This is one of of a handful of compilation projects in this feature that I myself had a hand in, having contributed to one of the tracks and the money raised being donated to a campaign I manage for a trio of small music bars in the Koenji neighbourhood of Tokyo. Pipo Records is defiantly its own thing though — a new Tokyo label, set up partly in opposition to what it sees as the reactionary tendencies of new age ambient, all nonetheless within a broadly ambient framework. To do this, the Pipo approach seems to be to fashion itself as a playground for artists from a variety of backgrounds to explore their own takes on the idea of ambient, and Drunk Ambient Moods 1 takes a slowly winding path through the resulting landscape. The first third of the album takes the form of a largely familiar-feeling pastoral lowland before the distorted sax loops of James Hadfield’s Cancellations (Upsets) brings the first disconcerting jolt, with Juliette Porée’s sinister Avmars setting the album more clearly on a dark course, compounded by the distant storm of guitar thunder that sees out the ominous drone of Looprider’s The Ghost Has Come For Me. By the time the album is moving towards its close, the notion of ambient is more of a ghost that haunts the background of Adam Sampler’s skittering disco beats. The work of musicians (and non-musicians) none of whom operate exclusively in the ambient field, Drunk Ambient Moods 1 staggers on an always slightly off-kilter but ultimately playful journey into ambient anarchy.
This is an album I compiled myself for the venue Utero in Fukuoka, with tracks drawn from Kyushu-based artists that had previously appeared on albums or compilations from my own Call And Response label over the past fifteen years, so I can’t review this in the traditional sense. However, for anyone familiar with the output of Call And Response over the years, I think 883km shows up the extent to which the island of Kyushu has helped to define the label’s identity, staggering between post-punk and post-rock with a kind of playful, childlike anarchy and very little respect for the finer points of genre. Despite having 14 different bands and recordings spanning over a decade, some familiar faces reappear in multiple acts (and at least three musicians are staff members at Utero), which perhaps feeds into a sense of coherence amid the scrappy sensibility of many of the tracks. It also makes for a surprisingly widely drawn sketch of offbeat art-punk in 21st Century Kyushu.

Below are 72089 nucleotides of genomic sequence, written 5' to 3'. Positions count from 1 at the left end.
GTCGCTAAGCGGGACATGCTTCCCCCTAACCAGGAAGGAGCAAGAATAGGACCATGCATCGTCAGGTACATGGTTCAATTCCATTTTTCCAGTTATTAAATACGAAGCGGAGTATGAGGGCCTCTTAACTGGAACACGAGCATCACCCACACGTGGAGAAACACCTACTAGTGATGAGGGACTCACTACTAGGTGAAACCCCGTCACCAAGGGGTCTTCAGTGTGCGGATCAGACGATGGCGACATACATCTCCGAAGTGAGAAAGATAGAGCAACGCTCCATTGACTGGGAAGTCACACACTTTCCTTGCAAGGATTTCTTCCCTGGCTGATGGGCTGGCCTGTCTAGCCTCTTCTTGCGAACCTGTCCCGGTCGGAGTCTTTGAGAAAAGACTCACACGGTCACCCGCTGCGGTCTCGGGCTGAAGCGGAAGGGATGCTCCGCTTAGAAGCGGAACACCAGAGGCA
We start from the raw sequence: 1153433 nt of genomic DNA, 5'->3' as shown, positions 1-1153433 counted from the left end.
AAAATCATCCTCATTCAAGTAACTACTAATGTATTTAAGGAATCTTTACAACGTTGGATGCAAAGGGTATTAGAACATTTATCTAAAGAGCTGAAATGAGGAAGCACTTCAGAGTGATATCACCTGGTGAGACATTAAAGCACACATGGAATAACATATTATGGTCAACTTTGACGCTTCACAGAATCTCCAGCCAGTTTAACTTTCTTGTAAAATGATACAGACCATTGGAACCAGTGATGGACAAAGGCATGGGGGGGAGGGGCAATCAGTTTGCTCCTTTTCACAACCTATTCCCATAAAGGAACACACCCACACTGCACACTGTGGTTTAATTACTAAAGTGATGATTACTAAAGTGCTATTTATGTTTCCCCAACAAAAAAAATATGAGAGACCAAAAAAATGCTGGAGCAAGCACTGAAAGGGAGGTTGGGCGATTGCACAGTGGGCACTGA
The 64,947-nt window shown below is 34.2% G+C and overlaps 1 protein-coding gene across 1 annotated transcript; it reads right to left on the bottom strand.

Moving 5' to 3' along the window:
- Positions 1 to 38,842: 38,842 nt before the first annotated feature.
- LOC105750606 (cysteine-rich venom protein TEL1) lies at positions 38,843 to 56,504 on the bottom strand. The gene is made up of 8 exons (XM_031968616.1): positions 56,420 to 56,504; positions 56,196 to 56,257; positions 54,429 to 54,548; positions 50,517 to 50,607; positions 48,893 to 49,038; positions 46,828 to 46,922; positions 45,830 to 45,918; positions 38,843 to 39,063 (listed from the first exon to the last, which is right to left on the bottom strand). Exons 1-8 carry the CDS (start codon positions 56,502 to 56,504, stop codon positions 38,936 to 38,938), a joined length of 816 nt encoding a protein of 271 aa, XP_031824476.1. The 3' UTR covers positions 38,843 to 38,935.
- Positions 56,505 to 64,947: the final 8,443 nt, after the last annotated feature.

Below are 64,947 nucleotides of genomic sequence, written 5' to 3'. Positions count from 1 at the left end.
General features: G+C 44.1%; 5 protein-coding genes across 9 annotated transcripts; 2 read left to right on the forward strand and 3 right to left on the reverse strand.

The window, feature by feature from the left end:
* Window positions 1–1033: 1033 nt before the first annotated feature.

Party in My Heart / Gold Star
These two covers compilations were also produced by me, so once again I make no claim to being able to review them objectively. Made up of home recordings in the early months of the pandemic, they both feature musicians (and non-musicians) from the community around Call And Response Records and a trio of music bars in our local neighbourhood. Like the Sen City compilation (earlier in this feature), these albums feature a strong contingent of Tokyo-based foreign musicians alongside Japanese, reflective of the parallel community that has grown up around Call And Response over the years and also of the way the albums drew not only from the label’s own artists but also friends and fans. Of the two albums, Party in My Heart is the more downbeat, drawing mostly from quite introspective indie acts for its covers, with Tete+Shon’s take on The Postal Service’s This Place is a Prison making a fairly bald statement on locked down life and Filipina artist Mariah Reodica’s cover of Silver Jews’ Random Rules channeling some of the sorrow many of us still felt over the 2019 death of David Berman. Gold Star, meanwhile, comes across as the first collection’s sunnier, sillier sibling with covers drawing from more mainstream, more uptempo sources, although with a similar mix of straight and deviant approaches to the original material.
(Albums can be downloaded for free, along with a variety of other material, from Call And Response’s Help Our Local Music Spots page, which also accepts donations that will be shared between the three spots we are focusing on.)
Call And Response Records · Gold Star